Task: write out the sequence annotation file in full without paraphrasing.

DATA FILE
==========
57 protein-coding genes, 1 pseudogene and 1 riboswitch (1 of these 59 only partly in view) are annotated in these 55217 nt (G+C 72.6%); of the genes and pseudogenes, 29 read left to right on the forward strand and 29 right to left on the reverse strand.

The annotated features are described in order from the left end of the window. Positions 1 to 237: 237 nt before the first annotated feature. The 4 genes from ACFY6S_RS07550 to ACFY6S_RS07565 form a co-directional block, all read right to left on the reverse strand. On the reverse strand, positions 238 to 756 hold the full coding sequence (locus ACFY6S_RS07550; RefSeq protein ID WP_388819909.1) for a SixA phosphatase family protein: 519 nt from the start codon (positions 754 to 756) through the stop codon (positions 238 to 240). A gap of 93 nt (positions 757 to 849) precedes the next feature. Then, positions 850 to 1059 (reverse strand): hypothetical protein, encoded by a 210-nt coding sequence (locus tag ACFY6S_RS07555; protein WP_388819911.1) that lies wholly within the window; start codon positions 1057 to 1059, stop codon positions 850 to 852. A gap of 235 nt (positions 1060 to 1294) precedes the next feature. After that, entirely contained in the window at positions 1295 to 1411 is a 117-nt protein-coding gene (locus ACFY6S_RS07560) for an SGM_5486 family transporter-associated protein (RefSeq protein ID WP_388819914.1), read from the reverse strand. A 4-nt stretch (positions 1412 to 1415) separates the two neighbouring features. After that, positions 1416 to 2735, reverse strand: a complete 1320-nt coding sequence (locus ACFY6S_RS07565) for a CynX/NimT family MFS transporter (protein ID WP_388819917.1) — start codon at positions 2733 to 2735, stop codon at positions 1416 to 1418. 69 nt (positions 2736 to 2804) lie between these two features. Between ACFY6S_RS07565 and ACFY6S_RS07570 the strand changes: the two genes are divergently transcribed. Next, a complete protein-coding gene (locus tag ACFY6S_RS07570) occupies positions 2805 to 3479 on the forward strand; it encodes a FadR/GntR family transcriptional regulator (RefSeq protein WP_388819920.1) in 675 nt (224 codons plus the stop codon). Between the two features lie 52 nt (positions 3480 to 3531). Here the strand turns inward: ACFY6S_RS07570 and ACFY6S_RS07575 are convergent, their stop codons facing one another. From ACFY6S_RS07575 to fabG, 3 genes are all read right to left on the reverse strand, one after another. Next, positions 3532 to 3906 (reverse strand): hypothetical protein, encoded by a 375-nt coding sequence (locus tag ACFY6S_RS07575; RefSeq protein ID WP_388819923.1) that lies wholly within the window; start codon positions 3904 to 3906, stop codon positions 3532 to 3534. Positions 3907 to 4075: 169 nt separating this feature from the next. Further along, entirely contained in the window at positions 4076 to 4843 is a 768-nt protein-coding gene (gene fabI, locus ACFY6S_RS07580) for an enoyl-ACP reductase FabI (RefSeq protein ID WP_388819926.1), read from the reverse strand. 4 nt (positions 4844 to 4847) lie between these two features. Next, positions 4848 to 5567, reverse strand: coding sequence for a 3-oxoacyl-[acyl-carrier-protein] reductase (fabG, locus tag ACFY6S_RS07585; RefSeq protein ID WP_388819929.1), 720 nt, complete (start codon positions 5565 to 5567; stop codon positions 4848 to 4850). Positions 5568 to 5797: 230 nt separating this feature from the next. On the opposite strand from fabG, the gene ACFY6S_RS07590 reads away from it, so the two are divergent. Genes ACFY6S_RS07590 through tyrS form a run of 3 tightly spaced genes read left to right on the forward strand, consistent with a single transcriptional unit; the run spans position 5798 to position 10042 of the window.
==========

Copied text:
57 protein-coding genes, 1 pseudogene and 1 riboswitch (1 of these 59 only partly in view) are annotated in these 55217 nt (G+C 72.6%); of the genes and pseudogenes, 29 read left to right on the forward strand and 29 right to left on the reverse strand.

The annotated features are described in order from the left end of the window. Positions 1 to 237: 237 nt before the first annotated feature. The 4 genes from ACFY6S_RS07550 to ACFY6S_RS07565 form a co-directional block, all read right to left on the reverse strand. On the reverse strand, positions 238 to 756 hold the full coding sequence (locus ACFY6S_RS07550; RefSeq protein ID WP_388819909.1) for a SixA phosphatase family protein: 519 nt from the start codon (positions 754 to 756) through the stop codon (positions 238 to 240). A gap of 93 nt (positions 757 to 849) precedes the next feature. Then, positions 850 to 1059 (reverse strand): hypothetical protein, encoded by a 210-nt coding sequence (locus tag ACFY6S_RS07555; protein WP_388819911.1) that lies wholly within the window; start codon positions 1057 to 1059, stop codon positions 850 to 852. A gap of 235 nt (positions 1060 to 1294) precedes the next feature. After that, entirely contained in the window at positions 1295 to 1411 is a 117-nt protein-coding gene (locus ACFY6S_RS07560) for an SGM_5486 family transporter-associated protein (RefSeq protein ID WP_388819914.1), read from the reverse strand. A 4-nt stretch (positions 1412 to 1415) separates the two neighbouring features. After that, positions 1416 to 2735, reverse strand: a complete 1320-nt coding sequence (locus ACFY6S_RS07565) for a CynX/NimT family MFS transporter (protein ID WP_388819917.1) — start codon at positions 2733 to 2735, stop codon at positions 1416 to 1418. 69 nt (positions 2736 to 2804) lie between these two features. Between ACFY6S_RS07565 and ACFY6S_RS07570 the strand changes: the two genes are divergently transcribed. Next, a complete protein-coding gene (locus tag ACFY6S_RS07570) occupies positions 2805 to 3479 on the forward strand; it encodes a FadR/GntR family transcriptional regulator (RefSeq protein WP_388819920.1) in 675 nt (224 codons plus the stop codon). Between the two features lie 52 nt (positions 3480 to 3531). Here the strand turns inward: ACFY6S_RS07570 and ACFY6S_RS07575 are convergent, their stop codons facing one another. From ACFY6S_RS07575 to fabG, 3 genes are all read right to left on the reverse strand, one after another. Next, positions 3532 to 3906 (reverse strand): hypothetical protein, encoded by a 375-nt coding sequence (locus tag ACFY6S_RS07575; RefSeq protein ID WP_388819923.1) that lies wholly within the window; start codon positions 3904 to 3906, stop codon positions 3532 to 3534. Positions 3907 to 4075: 169 nt separating this feature from the next. Further along, entirely contained in the window at positions 4076 to 4843 is a 768-nt protein-coding gene (gene fabI, locus ACFY6S_RS07580) for an enoyl-ACP reductase FabI (RefSeq protein ID WP_388819926.1), read from the reverse strand. 4 nt (positions 4844 to 4847) lie between these two features. Next, positions 4848 to 5567, reverse strand: coding sequence for a 3-oxoacyl-[acyl-carrier-protein] reductase (fabG, locus tag ACFY6S_RS07585; RefSeq protein ID WP_388819929.1), 720 nt, complete (start codon positions 5565 to 5567; stop codon positions 4848 to 4850). Positions 5568 to 5797: 230 nt separating this feature from the next. On the opposite strand from fabG, the gene ACFY6S_RS07590 reads away from it, so the two are divergent. Genes ACFY6S_RS07590 through tyrS form a run of 3 tightly spaced genes read left to right on the forward strand, consistent with a single transcriptional unit; the run spans position 5798 to position 10042 of the window.